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Purdue University’s Engineering Leadership Program: Addressing the Shortfall of Engineering Leadership Education

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Conference

2013 ASEE Annual Conference & Exposition

Location

Atlanta, Georgia

Publication Date

June 23, 2013

Start Date

June 23, 2013

End Date

June 26, 2013

ISSN

2153-5965

Conference Session

Engineering Leadership Development Division Technical Session

Tagged Division

Engineering Leadership Development Division

Page Count

12

Page Numbers

23.1011.1 - 23.1011.12

Permanent URL

https://peer.asee.org/22396

Download Count

46

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Paper Authors

biography

Amadin Osagiede Purdue University, West Lafayette

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Amadin Osagiede is a master's student in civil engineering at Purdue University and a graduate research assistant for Engineering Leadership at Purdue's newly created engineering leadership development program.

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biography

Monica Farmer Cox Purdue University, West Lafayette

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Dr. Monica F. Cox is an associate professor in the School of Engineering Education at Purdue University and is the inaugural director of the Engineering Leadership Minor. She obtained a B.S. in Mathematics from Spelman College, a M.S. in Industrial Engineering from the University of Alabama, and a Ph.D. in Leadership and Policy Studies from Peabody College of Vanderbilt University. Teaching interests relate to the professional development of graduate engineering students and to leadership, policy, and change in science, technology, engineering, and mathematics education. Primary research projects explore the preparation of engineering doctoral students for careers in academia and industry and the development of engineering education assessment tools. She is a National Science Foundation Faculty Early Career (CAREER) award winner and is a recipient of a Presidential Early Career Award for Scientists and Engineers (PECASE).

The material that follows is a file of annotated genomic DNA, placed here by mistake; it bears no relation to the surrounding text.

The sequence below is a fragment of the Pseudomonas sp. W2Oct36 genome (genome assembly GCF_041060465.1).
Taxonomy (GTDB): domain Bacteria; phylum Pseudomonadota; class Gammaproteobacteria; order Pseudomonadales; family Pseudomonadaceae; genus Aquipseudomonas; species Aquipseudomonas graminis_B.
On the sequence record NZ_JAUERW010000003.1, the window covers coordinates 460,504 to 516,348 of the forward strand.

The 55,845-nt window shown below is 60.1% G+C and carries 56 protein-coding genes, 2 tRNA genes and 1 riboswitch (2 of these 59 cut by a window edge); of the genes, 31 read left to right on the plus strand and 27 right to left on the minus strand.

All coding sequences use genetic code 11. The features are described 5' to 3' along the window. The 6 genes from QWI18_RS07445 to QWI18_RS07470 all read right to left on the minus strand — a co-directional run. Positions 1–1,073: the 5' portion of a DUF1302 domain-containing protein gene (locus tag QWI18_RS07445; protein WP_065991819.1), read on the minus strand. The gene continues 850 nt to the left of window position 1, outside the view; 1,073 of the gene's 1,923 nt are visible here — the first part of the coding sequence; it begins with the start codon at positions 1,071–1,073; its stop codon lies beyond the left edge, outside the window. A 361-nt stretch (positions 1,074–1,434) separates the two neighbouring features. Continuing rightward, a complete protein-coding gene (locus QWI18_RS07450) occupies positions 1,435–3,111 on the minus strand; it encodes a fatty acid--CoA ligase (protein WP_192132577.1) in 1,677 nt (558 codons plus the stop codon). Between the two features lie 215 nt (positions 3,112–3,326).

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Benjamin Ahn Purdue University, West Lafayette

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Benjamin Ahn is a Ph.D. candidate in the School of Engineering Education at Purdue University. He received his B.E. in Aerospace Engineering from the University of New South Wales Australia, and a M.S. in Aeronautics and Astronautics Engineering from Purdue University. His research interests include identifying effective mentoring skills in undergraduate research settings, exploring leadership development of undergraduates, and determining professional engineering practices in universities and industries. Ahn's research has been strongly motivated by challenging, exciting, and inspiring experiences he has had as a teaching assistant in first-year engineering classes and as a graduate assistant for Purdue's Summer Undergraduate Research Fellowships (SURF) program and Purdue's Minority Engineering Program (MEP).

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Abstract